UN Report Warns Risk Of Major Conflict In Central African Republic

Fatal ethnic fighting in the Central African Republic is likely to result in a much more serious conflict if no action is taken to disarm combatants and relieve tensions, warns a UN report on Friday. The report mentioned mass killing and rape by rebels in a “horrific surge” of violence in this country. After interviewing a couple of survivors, Amnesty International also stressed the severity of the issue. The survivors indicated that waves of attacks were carried out by a rebel group called the UPC. The rebels are regarded as a branch of the Muslim rebel coalition named Seleka, which toppled the president in 2013. Indeed, one interviewee described an atrocious attack that happened to her. She said that UPC combatants shot her husband when he tried to flee and threatened: “We’re going to do something to you Christians that won’t be forgotten for many generations.” The combatants later raped her and killed her husband in front of their five children.

The appalling crimes persecuted by the rebels have drawn international attention. Senior Crisis Response Adviser, Joanne Mariner, said current peacekeeping forces have proved ineffective in terminating the abuses. “If the U.N.’S mandate in the Central African Republic is to mean anything, civilians must be better protected,” said Joanne. Apart from that, UN Peacekeeping Chief Jean-Pierre Lacroix also urged that changes must be made. He told reporters “We are seeing a surge … very negative and antagonistic message to the effect that ‘foreigners’ should be eliminated, putting one ethnic or religious component of this country against the other.”

Furthermore, it appears that the Central African Republic is another country plagued by antagonism between different ethnic groups. The horrendous tragedy of the woman mentioned above is just one example of what is going on and may continue to happen in this deeply troubled nation if nothing is done. As such, in order to prevent the rebels from inflicting further atrocities on other civilians, joint actions from international actors must be taken to dismantle and suppress local armed conflict. In fact, Lacroix has highlighted that the peacekeeping group is understaffed in this region, as current UN military personnel, who number at just 10,098, fail to convince local people that they could be effectively protected. Consequently, it would be strongly recommended that more military personnel be deployed into the country, as this would be a suitable way to deter the brutal rebels and get them under control.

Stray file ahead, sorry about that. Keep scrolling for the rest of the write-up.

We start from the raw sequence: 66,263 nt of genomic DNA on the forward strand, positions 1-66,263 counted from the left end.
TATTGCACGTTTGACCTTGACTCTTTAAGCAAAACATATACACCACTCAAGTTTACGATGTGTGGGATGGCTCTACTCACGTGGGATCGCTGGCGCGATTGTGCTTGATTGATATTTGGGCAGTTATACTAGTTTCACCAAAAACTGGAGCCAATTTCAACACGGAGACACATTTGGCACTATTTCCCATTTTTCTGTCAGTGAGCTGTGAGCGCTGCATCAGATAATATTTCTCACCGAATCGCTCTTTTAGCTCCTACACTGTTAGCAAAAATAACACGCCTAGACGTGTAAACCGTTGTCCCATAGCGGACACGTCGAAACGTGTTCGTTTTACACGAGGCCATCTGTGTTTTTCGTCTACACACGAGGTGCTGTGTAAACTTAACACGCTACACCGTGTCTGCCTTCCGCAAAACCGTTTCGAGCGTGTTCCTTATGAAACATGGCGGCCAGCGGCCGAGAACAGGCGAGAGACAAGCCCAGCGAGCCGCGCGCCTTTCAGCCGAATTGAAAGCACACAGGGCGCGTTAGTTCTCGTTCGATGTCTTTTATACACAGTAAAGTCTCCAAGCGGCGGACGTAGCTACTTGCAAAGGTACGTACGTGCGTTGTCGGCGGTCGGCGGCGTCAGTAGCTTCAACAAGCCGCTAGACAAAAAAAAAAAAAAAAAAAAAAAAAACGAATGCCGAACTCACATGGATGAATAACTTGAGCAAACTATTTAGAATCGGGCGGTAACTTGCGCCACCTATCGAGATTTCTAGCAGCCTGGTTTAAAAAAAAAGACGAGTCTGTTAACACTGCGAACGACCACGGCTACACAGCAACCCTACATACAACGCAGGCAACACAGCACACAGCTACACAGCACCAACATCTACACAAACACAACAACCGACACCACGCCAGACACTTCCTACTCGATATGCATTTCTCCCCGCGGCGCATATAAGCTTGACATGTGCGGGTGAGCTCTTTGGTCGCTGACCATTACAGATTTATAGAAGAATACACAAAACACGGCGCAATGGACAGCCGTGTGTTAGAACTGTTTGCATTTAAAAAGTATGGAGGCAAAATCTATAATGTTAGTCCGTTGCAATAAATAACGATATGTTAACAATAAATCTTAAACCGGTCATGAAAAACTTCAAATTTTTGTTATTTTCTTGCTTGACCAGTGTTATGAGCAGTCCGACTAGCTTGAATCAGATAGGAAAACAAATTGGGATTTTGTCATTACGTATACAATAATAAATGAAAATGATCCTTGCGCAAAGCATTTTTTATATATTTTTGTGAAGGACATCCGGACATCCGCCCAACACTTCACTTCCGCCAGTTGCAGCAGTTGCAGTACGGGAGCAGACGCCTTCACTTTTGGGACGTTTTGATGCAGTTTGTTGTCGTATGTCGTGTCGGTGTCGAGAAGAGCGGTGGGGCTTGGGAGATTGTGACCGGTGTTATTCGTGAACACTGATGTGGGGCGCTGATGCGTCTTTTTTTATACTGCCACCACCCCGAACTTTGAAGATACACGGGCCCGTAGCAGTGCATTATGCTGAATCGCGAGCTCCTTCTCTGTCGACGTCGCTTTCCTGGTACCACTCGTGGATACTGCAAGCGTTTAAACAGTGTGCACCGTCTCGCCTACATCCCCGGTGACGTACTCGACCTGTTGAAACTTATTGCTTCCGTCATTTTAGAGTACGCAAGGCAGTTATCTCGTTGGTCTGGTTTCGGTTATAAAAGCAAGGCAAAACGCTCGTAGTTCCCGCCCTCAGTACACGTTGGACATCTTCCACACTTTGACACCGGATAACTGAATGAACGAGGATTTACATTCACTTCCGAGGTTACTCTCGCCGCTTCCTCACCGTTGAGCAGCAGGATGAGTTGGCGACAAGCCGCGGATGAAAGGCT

In fact, the Central African Republic’s Muslims and Christian have lived harmoniously for generations, even intermarrying. Nonetheless, after the president was overthrown in 2013, the Seleka rebel took power and fueled the hatred that led to prolonged retaliatory attacks. Thus, during Seleka’s reign, the fighters carried out dozens of abuses against Christian civilians. What is more worrying is that Seleka leaders never treated the perpetrators as criminals. In response to Seleka’s cruelty, a new militia composed of Christians was created and it soon started to fight back. As brutal vengeance was enacted against Muslim civilians, nearly the entire Muslim population of the capital Bangui was forced to flee to neighbouring countries, such as Chad and Cameroon. The latest violence is a direct result of the hostility between the two ethnic groups. It seems that the violence is beginning to engulf parts of the country that were previously untouched. In other words, the Central African Republic might soon witness higher levels of violence than any time before.

With that said, it is unquestionable that the Seleka rebel caused the ongoing violence and chaos in the country. There is also no sign that Seleka is willing to stop the fighting for the sake of the people. On the other hand, the Christian militia could not afford to stop retaliating either, as they could be in huge danger if they put down their weapons. Meanwhile, the innocent people could do nothing but flee their homeland. Therefore, in order to prevent the violence from getting out of control and spreading into other countries, it is always worthwhile to reemphasize that international armed actors must step in now.

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